Research Papers:

Collective cancer cell invasion induced by coordinated contractile stresses

Angela M. Jimenez Valencia, Pei-Hsun Wu, Osman N. Yogurtcu, Pranay Rao, Josh DiGiacomo, Ines Godet, Lijuan He, Meng-Horng Lee, Daniele Gilkes, Sean X. Sun and Denis Wirtz _

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Oncotarget. 2015; 6:43438-43451. https://doi.org/10.18632/oncotarget.5874

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Angela M. Jimenez Valencia1,2, Pei-Hsun Wu1,2, Osman N. Yogurtcu3, Pranay Rao1, Josh DiGiacomo1, Inês Godet1, Lijuan He1,2, Meng-Horng Lee1,2, Daniele Gilkes1,2, Sean X. Sun2,3, Denis Wirtz1,2,4

1Department of Chemical and Biomolecular Engineering, The Johns Hopkins University, Baltimore, Maryland, 21218, USA

2Physical Sciences-Oncology Center and Institute for NanoBioTechnology, The Johns Hopkins University, Baltimore, Maryland, 21218, USA

3Department of Mechanical Engineering, The Johns Hopkins University, Baltimore, Maryland, 21218, USA

4Department of Oncology and Department of Pathology, The Johns Hopkins School of Medicine, Baltimore, Maryland, 21218, USA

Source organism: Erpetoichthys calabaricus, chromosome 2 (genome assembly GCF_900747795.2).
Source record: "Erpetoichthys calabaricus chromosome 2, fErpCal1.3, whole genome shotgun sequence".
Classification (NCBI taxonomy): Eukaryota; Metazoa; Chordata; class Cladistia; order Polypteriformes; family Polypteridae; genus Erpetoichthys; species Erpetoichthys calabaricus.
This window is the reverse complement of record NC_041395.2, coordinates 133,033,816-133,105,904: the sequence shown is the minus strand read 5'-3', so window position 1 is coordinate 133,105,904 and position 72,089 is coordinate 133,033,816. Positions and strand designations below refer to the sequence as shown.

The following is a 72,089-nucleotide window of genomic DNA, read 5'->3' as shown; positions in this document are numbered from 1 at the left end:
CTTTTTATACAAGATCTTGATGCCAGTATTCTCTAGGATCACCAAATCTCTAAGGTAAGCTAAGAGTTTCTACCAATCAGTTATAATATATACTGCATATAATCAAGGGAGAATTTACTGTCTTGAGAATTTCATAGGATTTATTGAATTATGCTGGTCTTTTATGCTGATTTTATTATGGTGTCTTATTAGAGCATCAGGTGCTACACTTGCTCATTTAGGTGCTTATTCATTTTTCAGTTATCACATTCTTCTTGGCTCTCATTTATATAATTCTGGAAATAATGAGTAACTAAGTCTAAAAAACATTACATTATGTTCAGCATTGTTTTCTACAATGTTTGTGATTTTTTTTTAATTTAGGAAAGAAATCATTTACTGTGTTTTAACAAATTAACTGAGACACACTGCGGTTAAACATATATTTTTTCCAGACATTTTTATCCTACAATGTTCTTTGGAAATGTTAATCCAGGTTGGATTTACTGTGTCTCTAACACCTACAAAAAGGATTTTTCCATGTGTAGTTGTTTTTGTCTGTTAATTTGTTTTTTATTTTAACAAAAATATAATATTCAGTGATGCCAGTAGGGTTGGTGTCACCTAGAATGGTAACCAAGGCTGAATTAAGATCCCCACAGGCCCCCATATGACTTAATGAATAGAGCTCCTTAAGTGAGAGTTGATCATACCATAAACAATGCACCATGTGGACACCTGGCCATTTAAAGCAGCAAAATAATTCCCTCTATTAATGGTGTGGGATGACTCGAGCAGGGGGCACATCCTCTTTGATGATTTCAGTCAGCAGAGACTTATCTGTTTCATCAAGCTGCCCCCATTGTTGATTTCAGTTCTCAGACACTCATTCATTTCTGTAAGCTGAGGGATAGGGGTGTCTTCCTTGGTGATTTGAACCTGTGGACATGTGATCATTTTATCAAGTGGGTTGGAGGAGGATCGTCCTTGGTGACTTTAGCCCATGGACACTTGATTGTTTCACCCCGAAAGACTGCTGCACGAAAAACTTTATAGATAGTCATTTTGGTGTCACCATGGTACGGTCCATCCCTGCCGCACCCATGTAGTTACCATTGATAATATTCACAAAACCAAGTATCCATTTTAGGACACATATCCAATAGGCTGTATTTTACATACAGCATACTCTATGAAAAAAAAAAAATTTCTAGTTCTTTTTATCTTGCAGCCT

Correspondence to:

Denis Wirtz, e-mail: [email protected]

Keywords: spatio-temporal invasion, fibrosarcoma, 3D invasion model

Received: June 01, 2015     Accepted: October 20, 2015     Published: October 30, 2015


The physical underpinnings of fibrosarcoma cell dissemination from a tumor in a surrounding collagen-rich matrix are poorly understood. Here we show that a tumor spheroid embedded in a 3D collagen matrix exerts large contractile forces on the matrix before invasion. Cell invasion is accompanied by complex spatially and temporally dependent patterns of cell migration within and at the surface of the spheroids that are fundamentally different from migratory patterns of individual fibrosarcoma cells homogeneously distributed in the same type of matrix. Cells display a continuous transition from a round morphology at the spheroid core, to highly aligned elongated morphology at the spheroid periphery, which depends on both β1-integrin-based cell-matrix adhesion and myosin II/ROCK-based cell contractility. This isotropic-to-anisotropic transition corresponds to a shift in migration, from a slow and unpolarized movement at the core, to a fast, polarized and persistent one at the periphery. Our results also show that the ensuing collective invasion of fibrosarcoma cells is induced by anisotropic contractile stresses exerted on the surrounding matrix.

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